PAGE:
Even where they are forced to fight they refrain from appealing over the heads of the leaders of other unions for workers in other industries to take solidarity action. Replacing right wing bureaucrats with left wing bureaucrats – while representing a step forward – is therefore cruelly insufficient. Unless the roots of bureaucracy are ripped out, we cannot regain control of our unions and pursue union struggles to victory.
The bureaucracy is no accidental phenomenon, no mere alien imposition on the trade unions. Its social basis lies in the emergence of a skilled aristocracy of labour. In many countries trade unions still mainly organise the skilled workers and the better off sections of the working class with less precarious conditions of life. This is because these workers have stronger bargaining power because of their concentration in large workplaces and their high levels of education and training. But these strengths are often combined with sectionalism, craft consciousness and a lack of concern for the working class as a whole. These influences can lead to the unions pursuing only their specific interests, to sectionalism and narrow craft consciousness. These practices and attitudes form a secure basis for the privileges of the trade union bureaucracy.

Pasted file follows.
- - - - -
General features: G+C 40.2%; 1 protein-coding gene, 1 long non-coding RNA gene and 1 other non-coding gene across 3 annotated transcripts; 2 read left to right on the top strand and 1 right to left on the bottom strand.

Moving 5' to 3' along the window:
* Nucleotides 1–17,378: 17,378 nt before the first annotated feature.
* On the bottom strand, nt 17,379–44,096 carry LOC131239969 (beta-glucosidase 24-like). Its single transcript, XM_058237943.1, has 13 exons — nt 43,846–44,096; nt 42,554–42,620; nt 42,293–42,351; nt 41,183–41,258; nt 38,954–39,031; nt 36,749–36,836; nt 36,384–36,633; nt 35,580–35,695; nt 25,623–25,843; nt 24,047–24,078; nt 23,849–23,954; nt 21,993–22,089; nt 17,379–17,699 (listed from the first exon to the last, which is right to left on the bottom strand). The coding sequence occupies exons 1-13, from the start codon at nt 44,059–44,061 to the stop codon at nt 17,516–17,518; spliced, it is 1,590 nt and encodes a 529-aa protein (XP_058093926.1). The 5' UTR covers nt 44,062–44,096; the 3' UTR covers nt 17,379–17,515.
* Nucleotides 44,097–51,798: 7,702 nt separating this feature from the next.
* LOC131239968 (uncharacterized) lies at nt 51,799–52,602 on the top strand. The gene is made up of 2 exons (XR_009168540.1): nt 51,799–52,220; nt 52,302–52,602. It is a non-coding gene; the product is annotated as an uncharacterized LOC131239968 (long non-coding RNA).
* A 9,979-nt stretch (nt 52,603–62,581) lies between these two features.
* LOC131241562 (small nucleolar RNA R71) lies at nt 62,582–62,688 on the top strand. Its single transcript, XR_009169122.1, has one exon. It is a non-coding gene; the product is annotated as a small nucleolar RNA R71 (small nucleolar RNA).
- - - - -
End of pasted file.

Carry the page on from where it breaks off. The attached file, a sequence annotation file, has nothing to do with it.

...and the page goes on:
This bureaucracy will not disappear overnight, but it can be overthrown – by organising the rank and file to assert control, by mobilising not only the skilled layers but the poor, low-paid and downtrodden sections of the workers, and by a sustained political challenge.
The bureaucratic caste is not only bereft of fighting spirit – it is also bereft of theory. Lacking any analysis of capitalism as a system, it cannot understand or explain why the capitalists should continually attack the workers’ living standards, why every reform we secure immediately comes under attack by the bourgeoisie who are determined to reverse it, why the employers’ imperatives of profit accumulation demand that they drive down the workers’ share of the social product.